• 6-foot sidewalks along the west side and painted bicycle lanes

  • Improved school crossing signals at 500 North and 300 South, raised medians at key intersections to reduce the potential for side-angle crashes

  • A new pedestrian signal and refuge island at 300 North and upgraded lighting and bulb-outs at local street corners (700 North, 600 North, 400 North, and 200 South) to shorten the crossing distance and improve pedestrian safety.

The 500 West project caps off a series of improvements totaling more than $80 million between UDOT and Provo City to build transportation improvements since 2013. These include: Bulldog Boulevard bike lane conversion, University Avenue/UVX Express line with UTA and the reconstruction of 300 South. Combined, these projects added new transit, bicycle and pedestrian options, improved safety and replaced aging infrastructure to provide Provo City residents more options and long-lasting roadways.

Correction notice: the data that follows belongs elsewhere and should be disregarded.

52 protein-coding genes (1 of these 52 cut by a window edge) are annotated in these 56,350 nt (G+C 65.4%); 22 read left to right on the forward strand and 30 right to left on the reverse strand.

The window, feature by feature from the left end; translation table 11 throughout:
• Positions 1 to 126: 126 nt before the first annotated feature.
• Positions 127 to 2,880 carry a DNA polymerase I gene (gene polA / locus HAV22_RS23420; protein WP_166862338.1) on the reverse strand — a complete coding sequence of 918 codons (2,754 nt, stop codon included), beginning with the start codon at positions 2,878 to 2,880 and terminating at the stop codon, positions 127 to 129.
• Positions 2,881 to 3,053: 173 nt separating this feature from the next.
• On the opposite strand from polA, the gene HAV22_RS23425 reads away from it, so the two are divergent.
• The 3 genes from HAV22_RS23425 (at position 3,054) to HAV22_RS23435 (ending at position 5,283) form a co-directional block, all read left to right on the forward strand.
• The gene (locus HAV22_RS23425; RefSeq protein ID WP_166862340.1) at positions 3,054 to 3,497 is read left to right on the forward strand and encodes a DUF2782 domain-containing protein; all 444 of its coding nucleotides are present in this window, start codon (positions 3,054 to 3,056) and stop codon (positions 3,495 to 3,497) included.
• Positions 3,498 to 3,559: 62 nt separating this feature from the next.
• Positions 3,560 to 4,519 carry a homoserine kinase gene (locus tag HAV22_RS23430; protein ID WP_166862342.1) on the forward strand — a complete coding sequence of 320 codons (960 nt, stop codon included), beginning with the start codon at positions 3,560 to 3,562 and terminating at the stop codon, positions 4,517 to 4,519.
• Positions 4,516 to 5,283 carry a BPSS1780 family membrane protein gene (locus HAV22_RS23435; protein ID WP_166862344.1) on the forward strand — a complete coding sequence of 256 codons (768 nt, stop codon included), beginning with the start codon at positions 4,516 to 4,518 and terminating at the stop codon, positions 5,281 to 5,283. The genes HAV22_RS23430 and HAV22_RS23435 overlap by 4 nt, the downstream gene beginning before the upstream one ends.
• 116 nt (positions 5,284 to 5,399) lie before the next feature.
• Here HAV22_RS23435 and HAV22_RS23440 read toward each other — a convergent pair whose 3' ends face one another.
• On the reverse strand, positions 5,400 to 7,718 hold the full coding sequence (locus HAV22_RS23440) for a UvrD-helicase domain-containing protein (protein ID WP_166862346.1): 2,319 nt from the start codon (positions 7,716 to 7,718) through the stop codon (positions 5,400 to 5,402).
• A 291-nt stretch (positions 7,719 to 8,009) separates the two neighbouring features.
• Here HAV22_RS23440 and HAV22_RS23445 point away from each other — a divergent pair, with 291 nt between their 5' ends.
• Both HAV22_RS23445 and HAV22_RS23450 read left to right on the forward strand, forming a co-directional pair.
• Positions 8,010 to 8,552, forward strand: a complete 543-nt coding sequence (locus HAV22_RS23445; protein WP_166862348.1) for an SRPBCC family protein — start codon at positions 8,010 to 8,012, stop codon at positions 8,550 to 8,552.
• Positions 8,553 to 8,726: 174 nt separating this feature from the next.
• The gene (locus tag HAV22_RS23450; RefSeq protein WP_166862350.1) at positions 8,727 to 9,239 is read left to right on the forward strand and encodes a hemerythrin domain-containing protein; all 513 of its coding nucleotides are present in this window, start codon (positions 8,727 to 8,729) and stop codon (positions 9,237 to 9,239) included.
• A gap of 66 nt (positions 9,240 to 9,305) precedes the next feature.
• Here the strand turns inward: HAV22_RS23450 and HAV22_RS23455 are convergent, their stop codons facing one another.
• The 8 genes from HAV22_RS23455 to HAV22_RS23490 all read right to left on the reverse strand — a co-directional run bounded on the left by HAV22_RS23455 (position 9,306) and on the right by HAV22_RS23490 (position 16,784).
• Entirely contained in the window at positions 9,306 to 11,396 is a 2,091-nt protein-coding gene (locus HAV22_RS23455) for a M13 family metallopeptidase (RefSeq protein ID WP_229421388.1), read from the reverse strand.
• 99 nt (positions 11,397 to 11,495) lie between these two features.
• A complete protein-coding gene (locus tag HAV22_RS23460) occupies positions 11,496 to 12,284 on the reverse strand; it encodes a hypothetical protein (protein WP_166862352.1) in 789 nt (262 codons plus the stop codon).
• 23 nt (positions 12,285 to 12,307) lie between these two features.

The project team will return in spring to complete work. Email updates will pause until a few weeks before this work resumes. However, we are still available to assist you with questions or concerns in the interim, so please feel free to reach out to the project team at the contact information below.

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  • Michelle

Provo-Orem has been ranked #3 Most Dynamic Metropolitan by Heartland Forward! Provo has become an entrepreneurship haven. Over the last two decades, the region has experienced phenomenal technology sector growth building on STEM talent graduating from Brigham Young University. The tech boom has attracted new residents to the region and supports an expansion of advanced manufacturing around technology components. The result has been one of the fastest GDP growth rates in the country.